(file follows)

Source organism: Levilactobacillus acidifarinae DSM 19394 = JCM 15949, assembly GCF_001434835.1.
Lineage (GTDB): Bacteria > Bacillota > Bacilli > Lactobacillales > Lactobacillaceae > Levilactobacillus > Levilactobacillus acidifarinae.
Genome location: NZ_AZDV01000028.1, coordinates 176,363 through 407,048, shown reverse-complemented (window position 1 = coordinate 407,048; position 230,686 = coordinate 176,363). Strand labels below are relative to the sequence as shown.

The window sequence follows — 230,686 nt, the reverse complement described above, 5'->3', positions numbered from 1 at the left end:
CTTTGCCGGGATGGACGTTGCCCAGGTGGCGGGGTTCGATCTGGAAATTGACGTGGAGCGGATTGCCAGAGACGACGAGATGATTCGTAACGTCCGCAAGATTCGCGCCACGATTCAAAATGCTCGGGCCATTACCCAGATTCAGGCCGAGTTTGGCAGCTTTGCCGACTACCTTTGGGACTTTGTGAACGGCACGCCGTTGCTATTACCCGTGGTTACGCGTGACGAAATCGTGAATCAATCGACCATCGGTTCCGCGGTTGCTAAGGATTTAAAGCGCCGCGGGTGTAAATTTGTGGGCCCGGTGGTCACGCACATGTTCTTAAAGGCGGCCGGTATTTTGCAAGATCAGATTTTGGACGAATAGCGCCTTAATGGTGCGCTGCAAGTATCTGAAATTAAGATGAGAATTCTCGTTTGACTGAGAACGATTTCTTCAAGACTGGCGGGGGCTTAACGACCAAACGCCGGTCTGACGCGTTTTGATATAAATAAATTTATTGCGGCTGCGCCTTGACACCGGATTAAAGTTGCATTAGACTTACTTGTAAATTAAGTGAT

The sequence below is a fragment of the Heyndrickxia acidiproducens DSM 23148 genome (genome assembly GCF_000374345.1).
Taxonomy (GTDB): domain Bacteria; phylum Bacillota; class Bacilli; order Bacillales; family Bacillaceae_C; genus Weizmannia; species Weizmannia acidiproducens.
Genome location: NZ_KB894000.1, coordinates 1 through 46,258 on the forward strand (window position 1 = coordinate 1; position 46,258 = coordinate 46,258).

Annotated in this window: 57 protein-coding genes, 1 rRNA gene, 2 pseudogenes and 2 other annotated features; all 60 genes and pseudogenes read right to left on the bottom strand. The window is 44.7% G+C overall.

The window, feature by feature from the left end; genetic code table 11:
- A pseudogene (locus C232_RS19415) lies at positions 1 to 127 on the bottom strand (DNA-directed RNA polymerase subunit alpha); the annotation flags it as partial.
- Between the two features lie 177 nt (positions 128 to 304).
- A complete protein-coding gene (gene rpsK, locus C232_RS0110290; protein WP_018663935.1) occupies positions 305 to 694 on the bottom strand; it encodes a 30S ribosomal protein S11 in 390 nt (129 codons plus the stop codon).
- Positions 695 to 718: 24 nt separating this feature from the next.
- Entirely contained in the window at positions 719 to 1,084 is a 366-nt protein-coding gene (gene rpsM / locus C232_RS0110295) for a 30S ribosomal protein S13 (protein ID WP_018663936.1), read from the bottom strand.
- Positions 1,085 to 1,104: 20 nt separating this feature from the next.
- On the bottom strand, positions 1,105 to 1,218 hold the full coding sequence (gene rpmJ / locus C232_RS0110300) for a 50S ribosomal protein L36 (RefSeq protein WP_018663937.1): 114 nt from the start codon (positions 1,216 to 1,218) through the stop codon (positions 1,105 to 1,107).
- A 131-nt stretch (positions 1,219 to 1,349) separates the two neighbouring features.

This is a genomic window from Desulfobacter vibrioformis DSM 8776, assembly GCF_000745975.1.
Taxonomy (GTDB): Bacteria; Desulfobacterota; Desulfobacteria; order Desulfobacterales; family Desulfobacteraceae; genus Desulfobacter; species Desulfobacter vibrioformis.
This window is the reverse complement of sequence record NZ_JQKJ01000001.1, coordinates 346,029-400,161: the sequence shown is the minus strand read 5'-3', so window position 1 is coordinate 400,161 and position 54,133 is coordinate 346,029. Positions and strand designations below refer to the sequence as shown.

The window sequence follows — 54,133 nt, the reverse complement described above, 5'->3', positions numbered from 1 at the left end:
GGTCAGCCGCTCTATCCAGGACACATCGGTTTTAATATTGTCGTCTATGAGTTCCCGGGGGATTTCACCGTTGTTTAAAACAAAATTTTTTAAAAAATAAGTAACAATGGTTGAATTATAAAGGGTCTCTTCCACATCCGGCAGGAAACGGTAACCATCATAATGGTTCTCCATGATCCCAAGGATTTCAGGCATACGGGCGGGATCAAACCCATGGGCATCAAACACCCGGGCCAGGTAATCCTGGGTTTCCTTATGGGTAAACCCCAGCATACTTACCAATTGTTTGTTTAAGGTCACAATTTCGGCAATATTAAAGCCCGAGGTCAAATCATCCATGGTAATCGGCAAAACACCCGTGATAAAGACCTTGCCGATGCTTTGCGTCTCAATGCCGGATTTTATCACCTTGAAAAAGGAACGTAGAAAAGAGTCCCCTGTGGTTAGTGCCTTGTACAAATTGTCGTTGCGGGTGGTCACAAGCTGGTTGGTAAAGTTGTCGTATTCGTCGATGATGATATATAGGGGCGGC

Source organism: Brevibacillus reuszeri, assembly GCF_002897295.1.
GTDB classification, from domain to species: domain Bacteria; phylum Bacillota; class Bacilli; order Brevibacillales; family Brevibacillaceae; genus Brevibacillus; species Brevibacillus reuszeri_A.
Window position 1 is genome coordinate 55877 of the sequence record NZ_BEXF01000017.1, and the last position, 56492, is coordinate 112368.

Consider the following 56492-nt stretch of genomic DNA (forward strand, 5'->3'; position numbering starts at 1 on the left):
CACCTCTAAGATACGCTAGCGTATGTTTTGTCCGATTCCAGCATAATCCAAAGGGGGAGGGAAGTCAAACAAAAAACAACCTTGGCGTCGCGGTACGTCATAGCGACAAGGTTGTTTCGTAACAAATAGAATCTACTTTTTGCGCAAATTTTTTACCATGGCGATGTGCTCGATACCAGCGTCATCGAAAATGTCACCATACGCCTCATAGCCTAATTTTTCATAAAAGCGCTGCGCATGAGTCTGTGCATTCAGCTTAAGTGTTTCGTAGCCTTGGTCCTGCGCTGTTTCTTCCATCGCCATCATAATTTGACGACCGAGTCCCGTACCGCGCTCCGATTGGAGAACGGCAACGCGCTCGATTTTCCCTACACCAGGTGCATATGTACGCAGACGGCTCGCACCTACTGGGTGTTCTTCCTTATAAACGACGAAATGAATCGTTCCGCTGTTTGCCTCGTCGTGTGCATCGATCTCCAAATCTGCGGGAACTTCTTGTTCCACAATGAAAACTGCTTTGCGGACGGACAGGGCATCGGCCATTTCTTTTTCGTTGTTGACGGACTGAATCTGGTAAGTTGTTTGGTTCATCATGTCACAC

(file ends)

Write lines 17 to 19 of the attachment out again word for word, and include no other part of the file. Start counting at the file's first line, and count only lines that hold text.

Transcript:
- On the bottom strand, positions 1,105 to 1,218 hold the full coding sequence (gene rpmJ / locus C232_RS0110300) for a 50S ribosomal protein L36 (RefSeq protein WP_018663937.1): 114 nt from the start codon (positions 1,216 to 1,218) through the stop codon (positions 1,105 to 1,107).
- A 131-nt stretch (positions 1,219 to 1,349) separates the two neighbouring features.

This is a genomic window from Desulfobacter vibrioformis DSM 8776, assembly GCF_000745975.1.